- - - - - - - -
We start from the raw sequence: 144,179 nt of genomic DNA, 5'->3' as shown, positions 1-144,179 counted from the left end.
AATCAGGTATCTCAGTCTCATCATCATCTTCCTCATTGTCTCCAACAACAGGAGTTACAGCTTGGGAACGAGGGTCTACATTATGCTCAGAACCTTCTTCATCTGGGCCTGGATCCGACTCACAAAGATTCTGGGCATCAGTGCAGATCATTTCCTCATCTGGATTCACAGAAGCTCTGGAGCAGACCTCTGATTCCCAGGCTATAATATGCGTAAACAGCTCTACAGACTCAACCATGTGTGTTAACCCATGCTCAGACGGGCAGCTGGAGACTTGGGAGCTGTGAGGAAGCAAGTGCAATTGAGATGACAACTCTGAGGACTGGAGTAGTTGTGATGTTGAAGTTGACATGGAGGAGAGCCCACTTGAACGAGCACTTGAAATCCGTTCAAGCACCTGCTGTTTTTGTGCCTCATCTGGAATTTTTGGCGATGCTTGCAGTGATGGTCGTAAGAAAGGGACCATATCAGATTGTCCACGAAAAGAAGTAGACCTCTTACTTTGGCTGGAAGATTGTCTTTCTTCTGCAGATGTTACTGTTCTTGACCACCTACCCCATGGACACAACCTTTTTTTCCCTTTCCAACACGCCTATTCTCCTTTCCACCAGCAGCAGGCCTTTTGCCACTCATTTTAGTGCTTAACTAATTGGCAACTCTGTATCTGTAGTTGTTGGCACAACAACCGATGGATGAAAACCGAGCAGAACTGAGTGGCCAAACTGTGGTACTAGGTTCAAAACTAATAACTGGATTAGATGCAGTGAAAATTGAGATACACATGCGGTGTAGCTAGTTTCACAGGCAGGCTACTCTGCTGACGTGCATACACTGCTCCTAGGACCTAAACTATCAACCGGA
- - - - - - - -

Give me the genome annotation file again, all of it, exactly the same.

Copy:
We start from the raw sequence: 144,179 nt of genomic DNA, 5'->3' as shown, positions 1-144,179 counted from the left end.
AATCAGGTATCTCAGTCTCATCATCATCTTCCTCATTGTCTCCAACAACAGGAGTTACAGCTTGGGAACGAGGGTCTACATTATGCTCAGAACCTTCTTCATCTGGGCCTGGATCCGACTCACAAAGATTCTGGGCATCAGTGCAGATCATTTCCTCATCTGGATTCACAGAAGCTCTGGAGCAGACCTCTGATTCCCAGGCTATAATATGCGTAAACAGCTCTACAGACTCAACCATGTGTGTTAACCCATGCTCAGACGGGCAGCTGGAGACTTGGGAGCTGTGAGGAAGCAAGTGCAATTGAGATGACAACTCTGAGGACTGGAGTAGTTGTGATGTTGAAGTTGACATGGAGGAGAGCCCACTTGAACGAGCACTTGAAATCCGTTCAAGCACCTGCTGTTTTTGTGCCTCATCTGGAATTTTTGGCGATGCTTGCAGTGATGGTCGTAAGAAAGGGACCATATCAGATTGTCCACGAAAAGAAGTAGACCTCTTACTTTGGCTGGAAGATTGTCTTTCTTCTGCAGATGTTACTGTTCTTGACCACCTACCCCATGGACACAACCTTTTTTTCCCTTTCCAACACGCCTATTCTCCTTTCCACCAGCAGCAGGCCTTTTGCCACTCATTTTAGTGCTTAACTAATTGGCAACTCTGTATCTGTAGTTGTTGGCACAACAACCGATGGATGAAAACCGAGCAGAACTGAGTGGCCAAACTGTGGTACTAGGTTCAAAACTAATAACTGGATTAGATGCAGTGAAAATTGAGATACACATGCGGTGTAGCTAGTTTCACAGGCAGGCTACTCTGCTGACGTGCATACACTGCTCCTAGGACCTAAACTATCAACCGGA